For example, if you would like students to analyze the economic, environmental and humanitarian benefits and costs of building the world’s largest hydroelectric dam, you could have students write econ +/-, env +/-, and hum +/- in the margin when they come across evidence that falls in one of those categories. Doing so would draw students’ attention beyond main ideas and supporting details the author used to support his or her argument to a more critical stance analyzing the issue from three different perspectives simultaneously.
After reading and annotating the text, students could be asked to summarize the various positives and negatives and come to their own conclusion as to whether the dam should have been built. Through the strategic use of annotation techniques students ability to employ various critical lenses can improve significantly.
SAMPLE CRITICAL ANNOTATION APPROACH:
While reading, identify lines that show Economic, Environmental, and Social positive (+) and negative (-) effects of building the 3 Gorges Dam.
Econ.: How will the dam help or hurt China’s economy?
Env. : How will the dam help or hurt the environment?
Hum.: How will people’s lives improve or change for the worse due to the dam?
Teachers too often bring each other down. We champion our causes (ed tech, project based learning, gamification, flipped learning, etc) and too often look down on other teachers who don’t share our excitement.
A documented phenomenon is horizontal hostility in which two groups with related but different views often are more critical of one another than people outside of the movement. For example, research shows that Conservatives, Orthodox Jews, Environmentalists, and Women Suffragists were more critical of different camps within their overall movement than outsiders often were.
Leaders need to look for similarities in our causes and build alliances instead of finding differences and tearing others down.
Punishments are ineffective for classroom management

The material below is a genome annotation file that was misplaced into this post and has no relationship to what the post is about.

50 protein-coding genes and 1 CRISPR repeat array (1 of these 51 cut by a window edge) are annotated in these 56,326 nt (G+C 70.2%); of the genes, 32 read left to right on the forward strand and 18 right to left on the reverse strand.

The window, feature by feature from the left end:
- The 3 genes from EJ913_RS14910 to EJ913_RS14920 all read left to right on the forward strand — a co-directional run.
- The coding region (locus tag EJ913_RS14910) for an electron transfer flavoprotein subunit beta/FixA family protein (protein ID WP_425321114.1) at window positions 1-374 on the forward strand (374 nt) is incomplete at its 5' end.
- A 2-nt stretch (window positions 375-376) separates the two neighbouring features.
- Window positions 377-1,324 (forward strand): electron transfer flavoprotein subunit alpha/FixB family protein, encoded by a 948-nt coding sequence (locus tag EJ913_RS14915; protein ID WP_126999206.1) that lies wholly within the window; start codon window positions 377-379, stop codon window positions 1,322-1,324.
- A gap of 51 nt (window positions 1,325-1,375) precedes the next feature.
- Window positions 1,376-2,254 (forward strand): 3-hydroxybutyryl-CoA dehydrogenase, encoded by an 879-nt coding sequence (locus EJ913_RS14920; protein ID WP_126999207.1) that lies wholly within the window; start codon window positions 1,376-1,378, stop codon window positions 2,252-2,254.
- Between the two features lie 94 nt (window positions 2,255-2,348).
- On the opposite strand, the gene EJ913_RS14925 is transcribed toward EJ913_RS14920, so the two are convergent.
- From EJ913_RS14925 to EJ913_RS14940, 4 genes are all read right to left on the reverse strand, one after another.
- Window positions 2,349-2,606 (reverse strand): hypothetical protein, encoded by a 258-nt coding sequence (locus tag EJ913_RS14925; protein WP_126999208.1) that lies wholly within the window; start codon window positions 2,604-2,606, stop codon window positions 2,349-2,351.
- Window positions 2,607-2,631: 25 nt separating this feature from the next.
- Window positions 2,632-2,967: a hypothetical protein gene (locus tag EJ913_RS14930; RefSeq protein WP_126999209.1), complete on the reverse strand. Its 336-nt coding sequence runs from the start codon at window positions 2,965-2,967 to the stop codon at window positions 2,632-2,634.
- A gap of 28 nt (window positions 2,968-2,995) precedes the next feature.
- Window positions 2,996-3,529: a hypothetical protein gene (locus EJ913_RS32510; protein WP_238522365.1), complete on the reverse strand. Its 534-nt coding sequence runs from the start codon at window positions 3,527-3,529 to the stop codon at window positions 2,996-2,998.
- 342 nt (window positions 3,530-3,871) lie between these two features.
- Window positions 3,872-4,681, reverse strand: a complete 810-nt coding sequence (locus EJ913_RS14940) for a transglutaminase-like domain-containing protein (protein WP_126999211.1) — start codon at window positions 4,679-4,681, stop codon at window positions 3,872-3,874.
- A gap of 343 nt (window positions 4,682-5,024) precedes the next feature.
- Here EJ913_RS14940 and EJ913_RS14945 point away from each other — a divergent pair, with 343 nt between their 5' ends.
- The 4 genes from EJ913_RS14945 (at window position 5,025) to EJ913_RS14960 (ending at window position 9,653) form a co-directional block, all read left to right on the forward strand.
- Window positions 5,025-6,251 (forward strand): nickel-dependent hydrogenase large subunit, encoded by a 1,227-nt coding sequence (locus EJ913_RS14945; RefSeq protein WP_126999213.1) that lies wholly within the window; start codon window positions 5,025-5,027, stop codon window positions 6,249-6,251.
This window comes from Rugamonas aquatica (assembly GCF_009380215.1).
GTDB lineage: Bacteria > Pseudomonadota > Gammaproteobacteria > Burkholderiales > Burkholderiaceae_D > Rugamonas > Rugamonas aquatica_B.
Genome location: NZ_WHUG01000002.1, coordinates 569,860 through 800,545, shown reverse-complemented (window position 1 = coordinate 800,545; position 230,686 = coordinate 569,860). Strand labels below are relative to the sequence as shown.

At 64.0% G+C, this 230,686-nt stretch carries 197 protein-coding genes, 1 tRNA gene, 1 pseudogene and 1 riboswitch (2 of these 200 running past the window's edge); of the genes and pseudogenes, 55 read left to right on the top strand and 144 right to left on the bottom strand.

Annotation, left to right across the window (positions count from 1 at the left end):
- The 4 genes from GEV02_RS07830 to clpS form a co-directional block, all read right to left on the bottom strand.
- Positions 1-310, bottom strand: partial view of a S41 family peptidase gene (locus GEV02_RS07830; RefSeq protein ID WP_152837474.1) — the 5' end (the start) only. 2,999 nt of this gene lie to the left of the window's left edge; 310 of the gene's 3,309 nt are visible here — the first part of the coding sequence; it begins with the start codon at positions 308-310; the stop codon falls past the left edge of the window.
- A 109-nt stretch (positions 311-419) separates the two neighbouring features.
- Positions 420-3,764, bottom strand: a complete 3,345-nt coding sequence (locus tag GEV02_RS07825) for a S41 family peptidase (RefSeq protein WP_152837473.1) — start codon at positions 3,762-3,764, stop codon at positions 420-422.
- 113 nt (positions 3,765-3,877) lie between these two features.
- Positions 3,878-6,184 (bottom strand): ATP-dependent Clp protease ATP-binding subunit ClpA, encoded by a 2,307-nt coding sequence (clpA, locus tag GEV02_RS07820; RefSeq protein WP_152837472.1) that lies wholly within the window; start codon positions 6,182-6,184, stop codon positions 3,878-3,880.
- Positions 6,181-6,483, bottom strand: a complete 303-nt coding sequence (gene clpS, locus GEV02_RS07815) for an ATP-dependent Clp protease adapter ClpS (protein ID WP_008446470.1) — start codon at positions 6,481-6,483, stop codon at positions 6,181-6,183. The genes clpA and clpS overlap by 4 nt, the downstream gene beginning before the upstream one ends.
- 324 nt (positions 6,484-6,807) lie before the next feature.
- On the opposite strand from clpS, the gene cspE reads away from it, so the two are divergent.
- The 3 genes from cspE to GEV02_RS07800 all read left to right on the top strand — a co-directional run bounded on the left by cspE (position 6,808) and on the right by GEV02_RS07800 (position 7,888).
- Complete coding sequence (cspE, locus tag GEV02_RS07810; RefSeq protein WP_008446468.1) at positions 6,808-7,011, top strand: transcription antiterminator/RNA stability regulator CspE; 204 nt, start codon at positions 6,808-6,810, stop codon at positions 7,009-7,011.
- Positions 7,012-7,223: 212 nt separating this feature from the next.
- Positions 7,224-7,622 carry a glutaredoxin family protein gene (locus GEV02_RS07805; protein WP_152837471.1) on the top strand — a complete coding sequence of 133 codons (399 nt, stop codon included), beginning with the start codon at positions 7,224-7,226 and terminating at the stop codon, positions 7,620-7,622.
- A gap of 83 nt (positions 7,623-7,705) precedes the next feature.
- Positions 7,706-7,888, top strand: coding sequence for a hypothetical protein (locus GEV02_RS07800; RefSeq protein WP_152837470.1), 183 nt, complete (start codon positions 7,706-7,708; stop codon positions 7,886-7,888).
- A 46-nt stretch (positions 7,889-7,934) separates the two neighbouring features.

When rules are backed by clear explanations, teenagers are less likely to break them. Enforce discipline with a set of principles & values (e.g. We don’t do X in this classroom because we value respecting all people.)
Parents/teachers need to ultimately let children select values that best represents them
Empathy & guilt together can be highly effective, even for adults (e.g. A sign telling doctors hand washing prevents patients from catching diseases was significantly more effective than saying hand washing prevents you from catching diseases.) We feel guilty about doing harm to others and often care less about ourselves.
The goal of effective ethical type of decision making is to move from a simple cost-benefit analysis to one of appropriateness—what would someone with my values do in this situation?
Persuade your principal to support your project by sharing its merits AND its weaknesses
Be forthright about the limitations of your ideas. When presenting them to others balance its merits with shortcomings. Your audience will see you as fair minded and as someone who has analyzed their proposal from multiple viewpoints
If you have a transformative idea, you have to share it over and over and over with your course team & administration before they might even consider it.
The exposure effect says that the more familiar people become with an idea, the more people like it but we have to be careful of overexposure.
Studies show that when we are exposed to an idea 10 to 20 times with enough variety in the way it’s presented and sufficient time between instances of presentation, the degree to which people like the idea increases significantly. We like what’s familiar to us.
You don’t have to be the first to try blogging, Genius Hour, flipped learning, etc. but be sure you learn from the mistakes of those who were.
There isn’t always a benefit to being first, you can improve on and learn from the first mover.
Many startups (and initiatives) fail because the scale up faster than the market (or students/community) could bear.
If you’re trying to transform your district, school, department or team start by trying to transform one class, one club/activity or just one project.